The Gloaming


National Concert Hall

THE AIR of anticipation that greeted The Gloaming on their debut was met with an equally freighted desire by the five musicians on stage to excavate something special.

Taking a brace of traditional tunes as their starting point, Martin Hayes and his newly convened compadres took an audacious leap of faith into the unknown – and in that leap, drew their audience into a magnetic underworld where light and dark, old and new coalesced to compelling effect.

The impermanence of this union further sharpened its focus and its impact. Born of a conversation between Hayes and sean nós singer, Iarla Ó Lionáird (of the “we really should work together some time” variety), The Gloaming fully exploited the rich sonic possibilities which Thomas Bartlett’s piano, Dennis Cahill’s guitar and Caoimhín Ó Raghallaigh’s fiddles brought to the party.

The warmth of Ó Lionáird’s voice was immediately evident, as were the show-stopping impact of Vermont-born Bartlett’s lines on the piano, an instrument which has long evoked extreme reactions from fans of traditional music. At times, the piano adds substance to a set, but at others, players can bludgeon melody lines into damp submission.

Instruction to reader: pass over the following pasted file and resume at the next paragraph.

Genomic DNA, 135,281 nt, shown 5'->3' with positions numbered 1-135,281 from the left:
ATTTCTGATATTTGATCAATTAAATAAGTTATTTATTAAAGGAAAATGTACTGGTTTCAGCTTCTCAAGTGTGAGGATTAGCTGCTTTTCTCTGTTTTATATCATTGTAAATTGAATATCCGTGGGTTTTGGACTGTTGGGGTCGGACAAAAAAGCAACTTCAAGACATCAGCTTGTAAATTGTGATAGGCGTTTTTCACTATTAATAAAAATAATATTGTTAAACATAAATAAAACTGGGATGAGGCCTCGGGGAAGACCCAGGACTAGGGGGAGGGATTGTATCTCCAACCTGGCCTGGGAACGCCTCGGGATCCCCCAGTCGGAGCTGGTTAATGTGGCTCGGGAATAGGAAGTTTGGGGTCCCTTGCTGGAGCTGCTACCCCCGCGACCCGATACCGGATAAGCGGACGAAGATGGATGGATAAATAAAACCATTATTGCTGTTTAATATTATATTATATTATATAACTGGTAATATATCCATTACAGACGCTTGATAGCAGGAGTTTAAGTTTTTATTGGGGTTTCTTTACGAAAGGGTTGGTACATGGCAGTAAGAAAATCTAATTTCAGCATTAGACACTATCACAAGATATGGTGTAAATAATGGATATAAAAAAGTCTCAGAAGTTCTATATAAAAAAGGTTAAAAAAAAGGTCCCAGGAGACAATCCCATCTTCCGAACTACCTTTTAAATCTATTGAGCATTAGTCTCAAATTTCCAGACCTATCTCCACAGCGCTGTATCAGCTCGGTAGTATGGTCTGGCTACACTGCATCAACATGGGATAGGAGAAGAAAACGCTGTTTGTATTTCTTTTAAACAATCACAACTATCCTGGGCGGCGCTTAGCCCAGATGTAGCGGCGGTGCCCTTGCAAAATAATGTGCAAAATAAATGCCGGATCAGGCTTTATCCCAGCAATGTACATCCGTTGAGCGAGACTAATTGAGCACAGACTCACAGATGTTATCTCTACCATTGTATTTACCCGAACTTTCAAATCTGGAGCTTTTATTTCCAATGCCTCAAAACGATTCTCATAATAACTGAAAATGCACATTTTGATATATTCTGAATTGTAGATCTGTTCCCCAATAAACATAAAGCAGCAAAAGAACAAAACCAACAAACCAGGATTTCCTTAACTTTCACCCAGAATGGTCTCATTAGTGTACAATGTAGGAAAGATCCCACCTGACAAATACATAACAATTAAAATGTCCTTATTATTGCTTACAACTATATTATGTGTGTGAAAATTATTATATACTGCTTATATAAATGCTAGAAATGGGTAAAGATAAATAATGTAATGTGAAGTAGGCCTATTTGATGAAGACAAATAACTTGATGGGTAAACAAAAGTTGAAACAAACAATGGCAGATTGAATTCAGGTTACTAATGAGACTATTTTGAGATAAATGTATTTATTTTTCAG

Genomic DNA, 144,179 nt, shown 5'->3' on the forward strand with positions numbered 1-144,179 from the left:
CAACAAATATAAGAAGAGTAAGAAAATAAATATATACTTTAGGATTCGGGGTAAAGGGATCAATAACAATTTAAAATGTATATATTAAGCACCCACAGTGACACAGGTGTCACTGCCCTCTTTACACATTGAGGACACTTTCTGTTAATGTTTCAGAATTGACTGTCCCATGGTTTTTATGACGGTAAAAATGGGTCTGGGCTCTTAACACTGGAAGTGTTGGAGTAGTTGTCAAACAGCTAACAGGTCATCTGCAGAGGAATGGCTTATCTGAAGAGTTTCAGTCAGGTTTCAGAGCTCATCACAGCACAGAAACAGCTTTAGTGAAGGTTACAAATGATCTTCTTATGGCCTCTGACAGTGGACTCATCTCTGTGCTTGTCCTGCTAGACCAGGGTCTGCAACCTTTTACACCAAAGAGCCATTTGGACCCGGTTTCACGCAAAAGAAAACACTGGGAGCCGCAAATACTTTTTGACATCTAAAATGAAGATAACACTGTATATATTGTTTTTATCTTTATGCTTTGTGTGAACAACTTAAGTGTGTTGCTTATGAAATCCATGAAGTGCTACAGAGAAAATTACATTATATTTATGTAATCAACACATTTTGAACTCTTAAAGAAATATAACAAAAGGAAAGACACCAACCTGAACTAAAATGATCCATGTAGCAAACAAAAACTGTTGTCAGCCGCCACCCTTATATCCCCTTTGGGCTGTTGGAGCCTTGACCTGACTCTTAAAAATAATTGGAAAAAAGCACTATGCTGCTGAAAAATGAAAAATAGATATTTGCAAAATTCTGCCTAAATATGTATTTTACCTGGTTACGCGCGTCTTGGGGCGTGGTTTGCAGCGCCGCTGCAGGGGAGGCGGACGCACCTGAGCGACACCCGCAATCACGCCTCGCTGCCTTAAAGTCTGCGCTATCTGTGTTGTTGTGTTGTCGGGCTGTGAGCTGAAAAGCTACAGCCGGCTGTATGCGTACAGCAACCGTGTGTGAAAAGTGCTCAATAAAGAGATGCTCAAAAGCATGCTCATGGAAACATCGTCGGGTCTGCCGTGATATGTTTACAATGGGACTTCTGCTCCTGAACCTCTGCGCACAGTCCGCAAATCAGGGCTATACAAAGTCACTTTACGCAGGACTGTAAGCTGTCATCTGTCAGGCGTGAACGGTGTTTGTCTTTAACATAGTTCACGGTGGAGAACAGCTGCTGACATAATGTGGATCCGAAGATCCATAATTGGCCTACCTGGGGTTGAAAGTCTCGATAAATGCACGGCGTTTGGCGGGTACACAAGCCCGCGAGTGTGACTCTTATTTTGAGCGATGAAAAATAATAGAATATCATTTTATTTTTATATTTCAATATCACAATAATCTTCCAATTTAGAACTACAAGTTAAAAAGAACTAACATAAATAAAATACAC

Bartlett’s approach was discerning: picking out the skeleton of the tune, leaving its sinew and muscle for others to chew over (Dennis Cahill seemed to relish his percussive company enormously).

At other times, he was daringly florid, and this too served the tunes well, particularly when he chose to exploit their dark underbelly.

The Gloaming’s newly forged songs were a revelation. A rendering of Michael Hartnett’s Muince An Dreoilín/A Necklace of Wrenssoared on the back of Ó Lionáird’s beautiful Munster Irish, as did the deliciously rough-edged Samhradh.

Hayes and Ó Raghallaigh are two immensely differing fiddlers but both are fearless in their pursuit of mood music.

Amid a flurry of tenderly chosen tunes, the two fiddles loped effortlessly through The Sailor’s Bonnet, its essence unpicked and then reconstituted with the delicacy and affection of musicians still struggling to know fully their own musical inheritance.

This was music of an entirely different hue: neither slavishly traditional nor wilfully contemporary, it sought out uncharted terrain (some of which was undoubtedly familiar) – and, most impressively, welcomed their audience as essential passengers on that journey.